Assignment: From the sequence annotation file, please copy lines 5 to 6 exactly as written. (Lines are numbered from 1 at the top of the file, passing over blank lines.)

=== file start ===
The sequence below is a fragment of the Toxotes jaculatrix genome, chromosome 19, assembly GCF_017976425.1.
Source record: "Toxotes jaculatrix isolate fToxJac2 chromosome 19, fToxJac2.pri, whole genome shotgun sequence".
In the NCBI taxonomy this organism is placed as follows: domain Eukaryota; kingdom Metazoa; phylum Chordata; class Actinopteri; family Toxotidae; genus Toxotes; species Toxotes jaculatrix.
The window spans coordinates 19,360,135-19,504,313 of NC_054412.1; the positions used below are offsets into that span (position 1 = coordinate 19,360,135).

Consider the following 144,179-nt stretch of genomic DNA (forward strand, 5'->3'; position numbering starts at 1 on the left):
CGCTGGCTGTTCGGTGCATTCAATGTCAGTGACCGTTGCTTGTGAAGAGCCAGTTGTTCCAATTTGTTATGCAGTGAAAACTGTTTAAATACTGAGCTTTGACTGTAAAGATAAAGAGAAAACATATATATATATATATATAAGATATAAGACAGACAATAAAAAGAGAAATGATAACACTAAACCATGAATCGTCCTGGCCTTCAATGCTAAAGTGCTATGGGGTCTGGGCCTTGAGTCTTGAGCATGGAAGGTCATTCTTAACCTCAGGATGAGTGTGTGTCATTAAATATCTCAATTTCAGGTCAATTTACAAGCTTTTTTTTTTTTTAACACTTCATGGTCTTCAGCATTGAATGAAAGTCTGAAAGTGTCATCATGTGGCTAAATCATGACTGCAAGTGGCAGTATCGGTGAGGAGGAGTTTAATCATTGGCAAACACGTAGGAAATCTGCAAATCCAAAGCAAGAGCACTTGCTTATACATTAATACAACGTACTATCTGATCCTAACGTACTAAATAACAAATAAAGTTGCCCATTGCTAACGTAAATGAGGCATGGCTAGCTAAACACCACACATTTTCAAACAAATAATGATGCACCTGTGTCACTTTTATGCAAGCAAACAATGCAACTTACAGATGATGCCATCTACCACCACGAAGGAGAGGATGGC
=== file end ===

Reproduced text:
Consider the following 144,179-nt stretch of genomic DNA (forward strand, 5'->3'; position numbering starts at 1 on the left):
CGCTGGCTGTTCGGTGCATTCAATGTCAGTGACCGTTGCTTGTGAAGAGCCAGTTGTTCCAATTTGTTATGCAGTGAAAACTGTTTAAATACTGAGCTTTGACTGTAAAGATAAAGAGAAAACATATATATATATATATATAAGATATAAGACAGACAATAAAAAGAGAAATGATAACACTAAACCATGAATCGTCCTGGCCTTCAATGCTAAAGTGCTATGGGGTCTGGGCCTTGAGTCTTGAGCATGGAAGGTCATTCTTAACCTCAGGATGAGTGTGTGTCATTAAATATCTCAATTTCAGGTCAATTTACAAGCTTTTTTTTTTTTTAACACTTCATGGTCTTCAGCATTGAATGAAAGTCTGAAAGTGTCATCATGTGGCTAAATCATGACTGCAAGTGGCAGTATCGGTGAGGAGGAGTTTAATCATTGGCAAACACGTAGGAAATCTGCAAATCCAAAGCAAGAGCACTTGCTTATACATTAATACAACGTACTATCTGATCCTAACGTACTAAATAACAAATAAAGTTGCCCATTGCTAACGTAAATGAGGCATGGCTAGCTAAACACCACACATTTTCAAACAAATAATGATGCACCTGTGTCACTTTTATGCAAGCAAACAATGCAACTTACAGATGATGCCATCTACCACCACGAAGGAGAGGATGGC